Western health trust: Talks over £12m budget deficit
The Western Health Trust has held meetings with senior managers over a £12m hole in its budget.
The trust confirmed it faces "significant financial challenges" and warned the deficit could more than double to almost £30m.
Like the other health trusts, western trust managers were told they could only overspend their staffing budget if a patient's life was in danger.
The health minister has previously said his department faces a £140m shortfall.
On Monday, western trust managers were reminded that any departmental overspends had to be cleared at the most senior level.
For the first four months of this year, the western trust is reporting a financial deficit of £12.9m and by the end of the year it predicts that deficit will be £29.8m
BBC News NI health correspondent Marie-Louise Connolly said the "figures have consequences".
"Managers were told they had no authority to overspend in all instances. They had to refer up a level to get any overspend signed off and that includes covering maternity leave or filling in behind sick leave," she said.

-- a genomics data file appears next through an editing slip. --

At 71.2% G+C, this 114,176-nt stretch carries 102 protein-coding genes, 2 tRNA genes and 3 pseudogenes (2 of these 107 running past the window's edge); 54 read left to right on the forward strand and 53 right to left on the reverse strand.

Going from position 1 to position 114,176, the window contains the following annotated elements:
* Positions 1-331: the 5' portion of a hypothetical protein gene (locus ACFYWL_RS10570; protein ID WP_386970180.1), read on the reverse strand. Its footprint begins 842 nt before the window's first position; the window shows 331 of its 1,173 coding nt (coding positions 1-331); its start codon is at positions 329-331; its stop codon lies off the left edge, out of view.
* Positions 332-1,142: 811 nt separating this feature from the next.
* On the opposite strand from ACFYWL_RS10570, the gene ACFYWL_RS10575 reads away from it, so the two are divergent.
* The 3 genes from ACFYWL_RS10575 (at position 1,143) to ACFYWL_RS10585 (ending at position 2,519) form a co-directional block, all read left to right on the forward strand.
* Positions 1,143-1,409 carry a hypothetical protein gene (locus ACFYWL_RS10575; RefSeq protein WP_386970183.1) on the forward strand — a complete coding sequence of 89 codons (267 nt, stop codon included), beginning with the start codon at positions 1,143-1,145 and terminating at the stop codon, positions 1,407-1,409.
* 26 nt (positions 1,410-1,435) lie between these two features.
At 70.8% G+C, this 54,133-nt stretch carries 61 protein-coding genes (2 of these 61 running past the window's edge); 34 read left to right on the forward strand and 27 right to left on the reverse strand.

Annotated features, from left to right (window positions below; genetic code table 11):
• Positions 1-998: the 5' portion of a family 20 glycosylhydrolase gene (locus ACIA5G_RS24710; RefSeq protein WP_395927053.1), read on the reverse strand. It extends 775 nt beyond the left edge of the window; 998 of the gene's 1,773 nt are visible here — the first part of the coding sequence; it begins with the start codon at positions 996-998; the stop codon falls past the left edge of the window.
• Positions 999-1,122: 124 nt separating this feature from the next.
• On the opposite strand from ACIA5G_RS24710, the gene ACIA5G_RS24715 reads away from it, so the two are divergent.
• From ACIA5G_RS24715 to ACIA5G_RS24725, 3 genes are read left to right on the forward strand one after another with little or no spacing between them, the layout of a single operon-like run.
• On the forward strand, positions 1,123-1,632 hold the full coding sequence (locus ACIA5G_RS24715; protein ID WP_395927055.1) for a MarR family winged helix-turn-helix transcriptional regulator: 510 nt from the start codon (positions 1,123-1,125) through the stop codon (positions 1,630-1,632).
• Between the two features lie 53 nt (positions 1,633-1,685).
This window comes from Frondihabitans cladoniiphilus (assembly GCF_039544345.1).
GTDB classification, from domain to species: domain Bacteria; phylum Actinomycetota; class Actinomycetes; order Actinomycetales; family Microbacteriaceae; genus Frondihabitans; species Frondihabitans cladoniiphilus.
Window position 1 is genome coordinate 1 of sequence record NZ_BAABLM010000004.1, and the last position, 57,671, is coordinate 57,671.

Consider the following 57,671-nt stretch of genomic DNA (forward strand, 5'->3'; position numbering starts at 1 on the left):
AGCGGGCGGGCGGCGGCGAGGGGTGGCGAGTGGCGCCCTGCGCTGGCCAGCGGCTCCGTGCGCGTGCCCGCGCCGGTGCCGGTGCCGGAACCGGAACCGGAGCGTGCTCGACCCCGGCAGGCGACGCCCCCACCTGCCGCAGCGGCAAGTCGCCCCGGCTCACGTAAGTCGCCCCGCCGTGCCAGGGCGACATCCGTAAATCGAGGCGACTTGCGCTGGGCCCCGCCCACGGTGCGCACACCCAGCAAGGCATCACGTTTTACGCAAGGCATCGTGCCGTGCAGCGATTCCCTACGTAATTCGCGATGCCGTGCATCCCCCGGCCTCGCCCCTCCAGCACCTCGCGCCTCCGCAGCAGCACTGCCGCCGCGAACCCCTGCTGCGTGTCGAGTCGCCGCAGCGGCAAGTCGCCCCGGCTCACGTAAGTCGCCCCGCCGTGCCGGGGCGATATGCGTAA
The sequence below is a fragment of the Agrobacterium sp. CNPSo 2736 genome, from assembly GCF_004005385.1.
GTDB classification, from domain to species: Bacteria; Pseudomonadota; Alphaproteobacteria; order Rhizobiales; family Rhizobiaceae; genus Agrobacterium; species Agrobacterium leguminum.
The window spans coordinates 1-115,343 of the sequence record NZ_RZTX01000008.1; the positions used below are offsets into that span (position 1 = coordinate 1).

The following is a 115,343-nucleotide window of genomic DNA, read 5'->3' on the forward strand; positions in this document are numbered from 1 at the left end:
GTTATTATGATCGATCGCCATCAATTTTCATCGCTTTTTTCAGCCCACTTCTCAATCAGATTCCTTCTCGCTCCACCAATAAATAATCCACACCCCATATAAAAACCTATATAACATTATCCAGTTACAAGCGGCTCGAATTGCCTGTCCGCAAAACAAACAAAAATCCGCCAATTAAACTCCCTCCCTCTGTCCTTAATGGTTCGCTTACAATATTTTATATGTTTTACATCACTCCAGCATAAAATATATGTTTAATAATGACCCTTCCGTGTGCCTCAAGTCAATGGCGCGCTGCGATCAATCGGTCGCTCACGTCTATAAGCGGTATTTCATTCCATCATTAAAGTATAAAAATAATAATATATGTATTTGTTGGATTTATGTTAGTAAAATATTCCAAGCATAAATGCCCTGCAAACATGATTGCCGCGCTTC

"Staff were told that extra staff should only be brought in if a patient's life is in danger."
She said one manager told her that pressure was "continually being piled on", while another manager said they were "lunging from one day to another" without any "long-term strategic planning".
Health Minister Edwin Poots told BBC Radio Foyle that stretching the budget was having a "massive" effect on the western trust.
"The problem is, the trust are very well aware that they can't come back to me looking for money because I simply won't be able to find that," he said.
He said due to the shortfall in the budget the pressures on the health service money was "more significant now than it has ever been over the course of the last three years that I have served as minister".
Trevor Lucy of the health union, Unison, said that the cuts were bound to affect patients.
"We have suffered cutbacks now for almost a decade, things have been pared away till there's not much left," he said.
"So there's shortages of staff on the ground now. They will be noticed very quickly and definitely will affect patient care."
In a statement, a western trust spokesperson said it was facing a "very challenging financial environment".
It also said the trust must "look at ways to make most efficient use of resources for the most effective patient care".
In January, the western trust predicted an £8m deficit for that financial year, despite an annual budget of more than £550m.
Meanwhile, the health minister has told the assembly that a 24-hour emergency service for people with heart trouble has been introduced at Altnagelvin Hospital.
There had been fears the round-the-clock Cathlab unit would not go ahead because of the financial crisis in the health service.